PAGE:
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Hoffmann, R. A wiki for the life sciences where authorship matters. Nature Genetics (2008)

Herpes simplex virus-specified DNA polymerase is the target for the antiviral action of 9-(2-phosphonylmethoxyethyl)adenine.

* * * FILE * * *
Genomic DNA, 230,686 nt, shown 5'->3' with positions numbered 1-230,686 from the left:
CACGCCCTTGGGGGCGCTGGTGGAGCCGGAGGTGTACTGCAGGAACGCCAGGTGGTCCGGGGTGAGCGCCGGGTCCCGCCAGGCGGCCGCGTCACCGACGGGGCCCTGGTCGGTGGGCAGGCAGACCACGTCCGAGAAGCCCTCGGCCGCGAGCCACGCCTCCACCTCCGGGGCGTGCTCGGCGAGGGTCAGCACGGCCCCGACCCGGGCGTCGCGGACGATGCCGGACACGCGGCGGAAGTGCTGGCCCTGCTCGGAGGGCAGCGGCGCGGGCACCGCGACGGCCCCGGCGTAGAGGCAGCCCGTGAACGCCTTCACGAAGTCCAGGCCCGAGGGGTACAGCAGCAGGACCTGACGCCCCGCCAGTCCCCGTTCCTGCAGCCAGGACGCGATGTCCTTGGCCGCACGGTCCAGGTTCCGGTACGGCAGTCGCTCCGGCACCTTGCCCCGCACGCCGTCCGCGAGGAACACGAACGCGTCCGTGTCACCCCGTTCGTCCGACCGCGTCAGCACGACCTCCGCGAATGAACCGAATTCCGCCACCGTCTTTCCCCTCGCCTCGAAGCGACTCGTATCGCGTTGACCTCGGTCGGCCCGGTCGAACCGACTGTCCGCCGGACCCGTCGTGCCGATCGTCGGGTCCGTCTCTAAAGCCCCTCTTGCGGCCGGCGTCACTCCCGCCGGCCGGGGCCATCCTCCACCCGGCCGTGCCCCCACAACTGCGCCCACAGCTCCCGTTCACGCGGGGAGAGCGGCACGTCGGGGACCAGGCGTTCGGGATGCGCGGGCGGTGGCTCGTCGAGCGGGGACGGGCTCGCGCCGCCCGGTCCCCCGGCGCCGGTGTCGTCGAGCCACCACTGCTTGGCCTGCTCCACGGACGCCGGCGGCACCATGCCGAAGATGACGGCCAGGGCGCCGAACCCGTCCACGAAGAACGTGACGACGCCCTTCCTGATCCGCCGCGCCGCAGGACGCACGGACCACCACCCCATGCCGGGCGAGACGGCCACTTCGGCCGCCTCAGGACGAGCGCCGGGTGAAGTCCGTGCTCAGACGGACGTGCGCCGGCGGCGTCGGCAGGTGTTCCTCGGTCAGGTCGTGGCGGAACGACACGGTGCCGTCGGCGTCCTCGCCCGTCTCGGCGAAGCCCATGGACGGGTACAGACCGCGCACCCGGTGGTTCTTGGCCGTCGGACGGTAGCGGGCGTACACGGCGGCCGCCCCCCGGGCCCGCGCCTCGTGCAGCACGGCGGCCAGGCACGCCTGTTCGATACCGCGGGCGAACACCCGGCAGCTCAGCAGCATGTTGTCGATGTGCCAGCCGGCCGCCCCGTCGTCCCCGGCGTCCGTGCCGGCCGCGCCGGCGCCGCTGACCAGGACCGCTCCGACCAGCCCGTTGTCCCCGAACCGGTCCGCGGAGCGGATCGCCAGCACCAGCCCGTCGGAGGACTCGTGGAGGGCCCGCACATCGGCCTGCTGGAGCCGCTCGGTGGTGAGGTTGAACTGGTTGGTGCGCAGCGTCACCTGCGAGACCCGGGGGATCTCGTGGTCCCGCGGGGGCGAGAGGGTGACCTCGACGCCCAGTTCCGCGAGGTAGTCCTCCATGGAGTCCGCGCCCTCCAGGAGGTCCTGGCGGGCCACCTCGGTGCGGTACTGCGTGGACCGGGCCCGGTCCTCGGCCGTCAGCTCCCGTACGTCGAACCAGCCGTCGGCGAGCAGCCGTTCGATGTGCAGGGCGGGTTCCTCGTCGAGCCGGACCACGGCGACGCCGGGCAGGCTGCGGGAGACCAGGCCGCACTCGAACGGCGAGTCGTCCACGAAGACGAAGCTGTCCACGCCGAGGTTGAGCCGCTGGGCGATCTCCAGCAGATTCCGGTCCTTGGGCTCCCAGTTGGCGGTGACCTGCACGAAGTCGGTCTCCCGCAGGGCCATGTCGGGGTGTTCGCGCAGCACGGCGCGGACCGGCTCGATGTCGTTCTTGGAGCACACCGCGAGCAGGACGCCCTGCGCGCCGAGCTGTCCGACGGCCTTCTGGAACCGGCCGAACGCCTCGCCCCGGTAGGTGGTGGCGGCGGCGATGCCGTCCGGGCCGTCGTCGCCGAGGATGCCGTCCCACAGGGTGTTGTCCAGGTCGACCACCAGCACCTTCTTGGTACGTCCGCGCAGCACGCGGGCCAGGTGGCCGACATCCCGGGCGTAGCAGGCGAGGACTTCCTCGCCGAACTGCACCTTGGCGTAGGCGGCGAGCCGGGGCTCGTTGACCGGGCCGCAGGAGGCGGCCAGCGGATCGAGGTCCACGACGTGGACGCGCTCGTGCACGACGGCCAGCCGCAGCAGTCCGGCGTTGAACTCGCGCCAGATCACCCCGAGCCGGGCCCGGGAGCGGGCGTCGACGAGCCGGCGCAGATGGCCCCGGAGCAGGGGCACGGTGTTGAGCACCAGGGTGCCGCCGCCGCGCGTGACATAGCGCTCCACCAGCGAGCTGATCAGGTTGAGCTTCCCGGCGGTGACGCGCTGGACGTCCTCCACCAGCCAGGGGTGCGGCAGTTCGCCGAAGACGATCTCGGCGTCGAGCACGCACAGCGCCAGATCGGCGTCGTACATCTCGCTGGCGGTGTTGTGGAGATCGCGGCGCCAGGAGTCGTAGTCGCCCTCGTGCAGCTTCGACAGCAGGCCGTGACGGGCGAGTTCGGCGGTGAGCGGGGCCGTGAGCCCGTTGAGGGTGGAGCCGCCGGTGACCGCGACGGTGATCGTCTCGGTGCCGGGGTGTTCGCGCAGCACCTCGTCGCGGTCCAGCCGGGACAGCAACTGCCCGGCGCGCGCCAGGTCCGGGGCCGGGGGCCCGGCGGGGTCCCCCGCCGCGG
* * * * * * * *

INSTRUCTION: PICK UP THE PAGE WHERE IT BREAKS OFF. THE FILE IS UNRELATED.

9-(2-Phosphonylmethoxyethyl)adenine (PMEA) is a new antiviral compound with activity against herpes simplex virus (HSV) and retroviruses including human immunodeficiency virus. Although it has been suggested that the anti-HSV action of PMEA is through inhibition of the viral DNA polymerase via the diphosphorylated metabolite of PMEA (PMEApp), no conclusive evidence for this has been presented. We report that in cross-resistance studies, a PMEA-resistant HSV variant (PMEAr-1) was resistant to phosphonoformic acid, a compound which directly inhibits the HSV DNA polymerase. In addition, phosphonoformic acid-resistant HSV variants with defined drug resistance mutations within the HSV DNA polymerase gene were resistant to PMEA. Furthermore, the HSV DNA polymerase purified from PMEAr-1 was resistant to PMEApp in comparison with the enzyme from the parental virus. Moreover, PMEA inhibited HSV DNA synthesis in cell culture. These results provide strong evidence that HSV DNA polymerase is the major target for the anti-viral action of PMEA. Further studies showed that HSV DNA polymerase incorporated PMEApp into DNA in vitro, while the HSV polymerase- associated 3'-5' exonuclease was able to remove the incorporated PMEA. Thus, the inhibition of HSV DNA polymerase by PMEApp appears to involve chain termination after its incorporation into DNA.[1]


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